Sagamore: Day One

We had a great visit with Kitty over the weekend. Saturday, we met her on campus and went to pick up some of the computer stuff we are having repaired in Amherst (great resources at a great prices that we do not have in Ithaca). Then we took her and a friend to the Korean Restaurant to have dinner and catch up.

She is in fine feather—all is right with the world. We are delighted as she has settled and is herself again. Not fretful and finicky (the pronouncement day one that she will need to change dorms) has dissolved and she is loving every minute of work and play that is being handed her way. Surprisingly, her favorite course is the Indian Epic course (The Ramayana) with the Penguin book translator (abridged) as her professor. She cannot get enough of it…and she is reading and recounting, talking about mythology and culture…alll those things that makes me crazy with glee. I love the stories but even more, I love the nutty pictures that depict all this Indian Superhero on steroids type of content. It will be interesting when Kitty gets around to thinking across topics from Indian Epics to animation. This is when the real fire will engage. She was quite pointed about ideas and points of view she has developed over the years on the topic of art which really lights her fire…and she will take no prisoners when it comes to that. So our girl with no opinions might have a few of her own. It is wonderful to see our girl blooming in this new culture of growth, learning, talking, trying. I know its premature, but it feels like great things might happen out of this experience. You all know that I certainly hope it does…but it really has energy behind it.

Yesterday, before our trip, we had breakfast with Kit at Atkins Farms, the wonderful grocery store just across the cornfield from Hampshire College.  They have a great breakfast, plus we get a chance to poke around the store and buy great stuff we cannot get at home…so a gigantic bottle of maple syrup on special, some bee capsules (magic feelgood energy etc…I believe!), some gourmet pancake mix for competitive discussion on a project, and a brine for pork and/or turkeys that came in a really nice, basic foil pillow pouch (two color label on matte silver).  It was nice sitting outside and watching Kitty talk and update us on the wheres and whatfors of her friends and life while watching something go on that we do not have in Central NY (and seems to be a waaaay easy way to fundraise).

Fee: $15. to get a pair of used pants, old shirt and all the hay you can stuff into it. There were hats (fromWilliamsburg Snack Shack, Q. Cassetti, 2010 Oriental Trading Company or the like) for the scarecrow’s head. No huge skills out there for the making and stuffing of these hay beings. And little and big around here cannot get enough of this entertainment. The local fire departments (as posted at the Williamsburg Snack Shack) even get into this holiday offering fun. Lunch was good at the Snack shack. So, this sort of selling seasonal fun hasnt crept into Central New York. People were tying corn sheaves onto their roofracks yesterday along with the odd carrying of these haymen under calm daddies’ arms…limply wiggling, deadweight figures that were a bit eerie in  their likeness….but well worth considering to do in our Tburg Farmers’ Market space.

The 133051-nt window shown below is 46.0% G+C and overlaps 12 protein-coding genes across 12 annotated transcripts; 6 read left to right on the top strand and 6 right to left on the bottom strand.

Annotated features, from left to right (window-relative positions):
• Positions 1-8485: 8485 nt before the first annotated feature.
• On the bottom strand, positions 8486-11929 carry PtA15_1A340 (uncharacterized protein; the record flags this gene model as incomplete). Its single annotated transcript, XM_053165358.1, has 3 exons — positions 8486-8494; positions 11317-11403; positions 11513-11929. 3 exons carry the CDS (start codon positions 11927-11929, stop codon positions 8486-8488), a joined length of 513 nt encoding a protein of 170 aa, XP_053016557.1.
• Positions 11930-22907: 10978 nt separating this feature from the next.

We visited The National Yiddish Book Center at Hampshire. The Book Center is remarkable from the moment you park in front of the asian inspired facility, framed by beautiful gardens with meaning with comfortable places to park yourself with in the sunshine or in the soft pine woods with adirondack green chairs in a circle around a generous table. There is a pond and an orchard with a garden devoted to Yiddish literature and writers. There are performance spaces that we saw peering in through the windows. Combined with the Eric Carle Museum, the book world, illustration, imagery, photography, storytelling all hugs our little Hampshire giving the students an amazing source for their own work, their own stories, their own images and illustrations.

Sagamore Rooftops from our room, Q. Cassetti, 2010We drove across Massachusetts and up 87(?) to poke into the Adirondacks at Exit 23. It was a beautiful blue green drive with golden light and trees beginning to turn. There were ski gondolas as lawn ornaments the minute we turned off. The drive was inspired into and up the mountains to arrive at Sagamore just in time for dinner, a gathering of all the interesting people on the Museumwise board and then cold, cold sleep.

Today has given us blue skies and a cool day. I am surrounded by historians, curators, conservators, preservationists, organizers and planners. It is a most wonderful group of active minds, passionate about their topics, their work, their learning, this group. There is such vibrancy that there are glimmers of the travel with Hartford and Syracuse. I have needed some time to think and reflect. As much as I have brought project work to do, which I will do, it is nice to have an expanse of time to think, to do, to draw. Tonight there is a “meet up” at the Adirondack Museum (which I love)—and more ideas and interesting people.

One more thing>> take a look at this>> the Eye Fi>> too cool for school.